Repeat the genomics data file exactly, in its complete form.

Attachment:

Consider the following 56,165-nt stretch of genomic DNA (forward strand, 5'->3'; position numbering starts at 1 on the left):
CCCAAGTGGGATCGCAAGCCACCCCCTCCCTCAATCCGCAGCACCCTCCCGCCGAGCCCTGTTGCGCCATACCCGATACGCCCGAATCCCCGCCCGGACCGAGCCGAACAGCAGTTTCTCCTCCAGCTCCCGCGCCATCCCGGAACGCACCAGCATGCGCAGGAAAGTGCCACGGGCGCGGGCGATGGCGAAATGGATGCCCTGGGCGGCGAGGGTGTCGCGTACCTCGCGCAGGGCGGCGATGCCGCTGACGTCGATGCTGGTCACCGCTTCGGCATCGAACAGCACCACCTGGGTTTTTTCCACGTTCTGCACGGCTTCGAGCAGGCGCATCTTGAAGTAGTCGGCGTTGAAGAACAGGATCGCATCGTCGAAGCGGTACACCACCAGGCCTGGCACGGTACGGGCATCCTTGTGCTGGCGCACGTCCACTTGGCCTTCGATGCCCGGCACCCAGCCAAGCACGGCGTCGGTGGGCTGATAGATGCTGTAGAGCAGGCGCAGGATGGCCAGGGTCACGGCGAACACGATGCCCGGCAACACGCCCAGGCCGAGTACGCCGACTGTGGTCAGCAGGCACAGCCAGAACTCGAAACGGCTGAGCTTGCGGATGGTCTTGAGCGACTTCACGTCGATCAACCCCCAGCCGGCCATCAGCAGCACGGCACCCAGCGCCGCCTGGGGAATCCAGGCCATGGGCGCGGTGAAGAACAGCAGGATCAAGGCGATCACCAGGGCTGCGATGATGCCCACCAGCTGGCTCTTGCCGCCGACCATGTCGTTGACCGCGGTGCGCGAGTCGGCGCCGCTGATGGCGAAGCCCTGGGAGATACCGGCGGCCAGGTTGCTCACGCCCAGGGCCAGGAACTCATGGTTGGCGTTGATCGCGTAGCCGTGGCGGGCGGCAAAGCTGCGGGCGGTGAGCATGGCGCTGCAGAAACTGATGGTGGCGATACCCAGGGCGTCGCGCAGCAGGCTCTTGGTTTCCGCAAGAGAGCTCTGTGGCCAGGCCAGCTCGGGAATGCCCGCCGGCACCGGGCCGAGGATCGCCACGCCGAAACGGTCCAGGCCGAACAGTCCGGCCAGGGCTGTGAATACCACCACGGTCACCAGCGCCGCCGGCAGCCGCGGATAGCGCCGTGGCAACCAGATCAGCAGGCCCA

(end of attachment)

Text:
Consider the following 56,165-nt stretch of genomic DNA (forward strand, 5'->3'; position numbering starts at 1 on the left):
CCCAAGTGGGATCGCAAGCCACCCCCTCCCTCAATCCGCAGCACCCTCCCGCCGAGCCCTGTTGCGCCATACCCGATACGCCCGAATCCCCGCCCGGACCGAGCCGAACAGCAGTTTCTCCTCCAGCTCCCGCGCCATCCCGGAACGCACCAGCATGCGCAGGAAAGTGCCACGGGCGCGGGCGATGGCGAAATGGATGCCCTGGGCGGCGAGGGTGTCGCGTACCTCGCGCAGGGCGGCGATGCCGCTGACGTCGATGCTGGTCACCGCTTCGGCATCGAACAGCACCACCTGGGTTTTTTCCACGTTCTGCACGGCTTCGAGCAGGCGCATCTTGAAGTAGTCGGCGTTGAAGAACAGGATCGCATCGTCGAAGCGGTACACCACCAGGCCTGGCACGGTACGGGCATCCTTGTGCTGGCGCACGTCCACTTGGCCTTCGATGCCCGGCACCCAGCCAAGCACGGCGTCGGTGGGCTGATAGATGCTGTAGAGCAGGCGCAGGATGGCCAGGGTCACGGCGAACACGATGCCCGGCAACACGCCCAGGCCGAGTACGCCGACTGTGGTCAGCAGGCACAGCCAGAACTCGAAACGGCTGAGCTTGCGGATGGTCTTGAGCGACTTCACGTCGATCAACCCCCAGCCGGCCATCAGCAGCACGGCACCCAGCGCCGCCTGGGGAATCCAGGCCATGGGCGCGGTGAAGAACAGCAGGATCAAGGCGATCACCAGGGCTGCGATGATGCCCACCAGCTGGCTCTTGCCGCCGACCATGTCGTTGACCGCGGTGCGCGAGTCGGCGCCGCTGATGGCGAAGCCCTGGGAGATACCGGCGGCCAGGTTGCTCACGCCCAGGGCCAGGAACTCATGGTTGGCGTTGATCGCGTAGCCGTGGCGGGCGGCAAAGCTGCGGGCGGTGAGCATGGCGCTGCAGAAACTGATGGTGGCGATACCCAGGGCGTCGCGCAGCAGGCTCTTGGTTTCCGCAAGAGAGCTCTGTGGCCAGGCCAGCTCGGGAATGCCCGCCGGCACCGGGCCGAGGATCGCCACGCCGAAACGGTCCAGGCCGAACAGTCCGGCCAGGGCTGTGAATACCACCACGGTCACCAGCGCCGCCGGCAGCCGCGGATAGCGCCGTGGCAACCAGATCAGCAGGCCCA